Brad Gray, senior vice president APAC of Exclusive Networks, views the country as “a pivotal location within the region” for partnerships and distribution. 

He is optimistic about Vietnam as a market for the France-headquartered company’s cyber-security solutions, with the Science, Technology and Innovation Strategy 2021-2030 helping develop local and international tech firms: “The growth in all things digital in the country has been on an exponential rise … [with] Vietnam growing into a major tech hub, especially within the start-up space in recent years.” 

Competing with China, working in the region

China’s ongoing adherence to a zero-Covid policy has enhanced Vietnam’s appeal as a desirable location for technology investment. Minh says that while customers were looking predominantly to China or India for technology partners, many of FPT’s customers are thinking about Vietnam instead.

“China has been having a lot of shutdowns, which is obviously unfortunate for China, but I guess is an advantage for Vietnam,” says Minh.

Breen reiterates Vietnam’s strong position, describing the country as “a strong candidate for many companies considering a ‘China plus one’ supply chain diversification strategy”, thanks to an effective pandemic response, the region’s geopolitics and Vietnam’s relatively low labour costs. As well as Beijing’s zero-covid policy, technological decoupling between western countries and China, attempts by Beijing to clamp down on censorship and data storage rules – and the latest risk of military conflict over Taiwan – have affected the business environment.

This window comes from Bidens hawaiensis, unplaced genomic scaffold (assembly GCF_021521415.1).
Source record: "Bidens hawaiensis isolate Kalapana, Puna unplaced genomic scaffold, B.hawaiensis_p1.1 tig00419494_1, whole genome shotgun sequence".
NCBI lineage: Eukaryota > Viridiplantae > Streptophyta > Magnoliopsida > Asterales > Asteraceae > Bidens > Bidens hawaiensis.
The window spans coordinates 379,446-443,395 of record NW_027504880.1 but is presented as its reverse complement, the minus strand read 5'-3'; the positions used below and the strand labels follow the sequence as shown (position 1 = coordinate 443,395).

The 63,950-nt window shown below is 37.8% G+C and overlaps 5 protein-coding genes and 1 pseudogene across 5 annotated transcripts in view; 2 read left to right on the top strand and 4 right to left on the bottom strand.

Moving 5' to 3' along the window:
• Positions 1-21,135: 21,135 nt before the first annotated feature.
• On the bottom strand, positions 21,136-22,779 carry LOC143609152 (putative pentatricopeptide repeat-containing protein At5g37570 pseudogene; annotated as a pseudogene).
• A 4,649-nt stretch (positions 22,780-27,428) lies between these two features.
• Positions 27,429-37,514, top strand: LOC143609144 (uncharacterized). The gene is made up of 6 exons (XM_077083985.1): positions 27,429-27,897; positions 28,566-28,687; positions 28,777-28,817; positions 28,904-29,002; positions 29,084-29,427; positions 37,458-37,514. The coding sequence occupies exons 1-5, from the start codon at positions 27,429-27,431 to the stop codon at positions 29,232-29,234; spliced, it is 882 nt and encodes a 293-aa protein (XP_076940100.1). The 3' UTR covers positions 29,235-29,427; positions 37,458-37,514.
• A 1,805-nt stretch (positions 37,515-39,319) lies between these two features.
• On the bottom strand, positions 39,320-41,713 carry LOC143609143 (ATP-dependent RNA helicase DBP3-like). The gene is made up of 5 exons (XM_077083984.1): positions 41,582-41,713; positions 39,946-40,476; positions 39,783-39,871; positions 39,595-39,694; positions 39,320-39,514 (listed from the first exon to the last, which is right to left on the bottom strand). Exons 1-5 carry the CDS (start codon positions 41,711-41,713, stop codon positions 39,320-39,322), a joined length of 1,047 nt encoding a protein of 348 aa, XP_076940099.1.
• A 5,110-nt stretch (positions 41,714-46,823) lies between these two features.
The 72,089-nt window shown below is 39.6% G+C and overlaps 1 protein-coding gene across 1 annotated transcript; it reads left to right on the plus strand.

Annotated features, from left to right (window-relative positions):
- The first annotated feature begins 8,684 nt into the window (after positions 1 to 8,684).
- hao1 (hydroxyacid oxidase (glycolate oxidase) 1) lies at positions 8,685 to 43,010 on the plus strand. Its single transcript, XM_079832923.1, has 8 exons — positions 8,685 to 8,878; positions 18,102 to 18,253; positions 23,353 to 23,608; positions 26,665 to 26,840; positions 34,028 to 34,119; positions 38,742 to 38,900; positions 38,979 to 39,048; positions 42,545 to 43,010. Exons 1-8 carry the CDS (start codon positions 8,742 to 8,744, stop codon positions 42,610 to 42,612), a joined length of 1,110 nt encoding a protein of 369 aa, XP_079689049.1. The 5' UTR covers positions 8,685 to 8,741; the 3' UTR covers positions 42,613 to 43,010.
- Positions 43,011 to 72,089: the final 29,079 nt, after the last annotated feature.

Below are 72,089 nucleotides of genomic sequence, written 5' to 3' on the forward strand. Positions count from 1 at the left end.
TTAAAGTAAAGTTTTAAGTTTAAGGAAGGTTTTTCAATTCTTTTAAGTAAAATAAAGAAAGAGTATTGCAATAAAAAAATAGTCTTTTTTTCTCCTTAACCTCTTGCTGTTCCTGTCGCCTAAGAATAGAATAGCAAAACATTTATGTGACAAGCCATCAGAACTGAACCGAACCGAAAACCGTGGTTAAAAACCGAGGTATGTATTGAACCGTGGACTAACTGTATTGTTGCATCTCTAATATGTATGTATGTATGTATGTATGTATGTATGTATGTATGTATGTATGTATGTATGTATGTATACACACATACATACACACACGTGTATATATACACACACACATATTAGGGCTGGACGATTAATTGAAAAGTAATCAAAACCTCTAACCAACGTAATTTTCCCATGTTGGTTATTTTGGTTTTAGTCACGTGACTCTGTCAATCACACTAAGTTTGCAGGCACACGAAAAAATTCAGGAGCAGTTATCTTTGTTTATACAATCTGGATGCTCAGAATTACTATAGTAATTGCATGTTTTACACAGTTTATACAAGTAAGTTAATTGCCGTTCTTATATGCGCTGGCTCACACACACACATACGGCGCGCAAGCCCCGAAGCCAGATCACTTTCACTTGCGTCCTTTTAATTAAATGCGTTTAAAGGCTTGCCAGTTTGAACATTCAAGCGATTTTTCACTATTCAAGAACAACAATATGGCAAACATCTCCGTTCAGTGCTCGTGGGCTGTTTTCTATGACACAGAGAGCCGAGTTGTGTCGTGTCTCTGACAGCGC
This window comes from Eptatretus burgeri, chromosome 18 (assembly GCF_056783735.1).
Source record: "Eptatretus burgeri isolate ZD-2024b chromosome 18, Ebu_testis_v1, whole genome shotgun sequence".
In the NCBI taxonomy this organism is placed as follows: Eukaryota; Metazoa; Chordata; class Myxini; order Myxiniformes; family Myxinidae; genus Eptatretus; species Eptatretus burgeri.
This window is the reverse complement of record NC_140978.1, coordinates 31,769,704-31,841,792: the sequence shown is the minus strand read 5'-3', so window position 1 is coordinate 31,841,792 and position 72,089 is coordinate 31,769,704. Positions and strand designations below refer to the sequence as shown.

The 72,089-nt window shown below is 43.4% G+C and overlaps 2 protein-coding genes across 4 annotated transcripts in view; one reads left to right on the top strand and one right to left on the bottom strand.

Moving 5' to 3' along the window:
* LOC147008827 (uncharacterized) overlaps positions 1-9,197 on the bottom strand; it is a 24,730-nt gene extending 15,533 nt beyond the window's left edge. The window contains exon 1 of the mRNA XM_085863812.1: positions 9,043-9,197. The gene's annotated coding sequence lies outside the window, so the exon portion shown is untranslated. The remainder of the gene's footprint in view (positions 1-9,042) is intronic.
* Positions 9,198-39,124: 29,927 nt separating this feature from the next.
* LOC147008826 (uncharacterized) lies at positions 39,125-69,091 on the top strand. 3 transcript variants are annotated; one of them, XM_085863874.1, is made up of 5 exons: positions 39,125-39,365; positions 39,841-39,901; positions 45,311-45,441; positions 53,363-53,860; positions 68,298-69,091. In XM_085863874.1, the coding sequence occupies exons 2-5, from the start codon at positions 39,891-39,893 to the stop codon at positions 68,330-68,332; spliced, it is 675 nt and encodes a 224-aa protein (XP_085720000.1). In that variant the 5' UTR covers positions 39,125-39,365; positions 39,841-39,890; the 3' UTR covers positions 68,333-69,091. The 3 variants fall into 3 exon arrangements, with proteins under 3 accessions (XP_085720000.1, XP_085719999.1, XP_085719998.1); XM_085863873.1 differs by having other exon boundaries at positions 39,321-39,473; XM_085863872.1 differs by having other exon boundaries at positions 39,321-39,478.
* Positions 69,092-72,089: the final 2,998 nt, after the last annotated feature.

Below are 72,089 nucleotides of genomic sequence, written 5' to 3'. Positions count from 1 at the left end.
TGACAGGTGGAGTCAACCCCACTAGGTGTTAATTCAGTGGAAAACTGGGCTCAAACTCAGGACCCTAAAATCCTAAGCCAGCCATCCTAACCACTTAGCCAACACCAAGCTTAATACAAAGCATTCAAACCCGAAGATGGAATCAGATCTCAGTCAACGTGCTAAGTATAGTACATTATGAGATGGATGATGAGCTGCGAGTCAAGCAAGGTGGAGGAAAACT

“At the geopolitical level, Vietnam has strengthened bilateral relations with major economies in East Asia, Europe and North America over shared strategic concerns, which has cultivated economic opportunities such as a free trade agreement and an investment protection agreement with the European Union in 2019,” says Breen.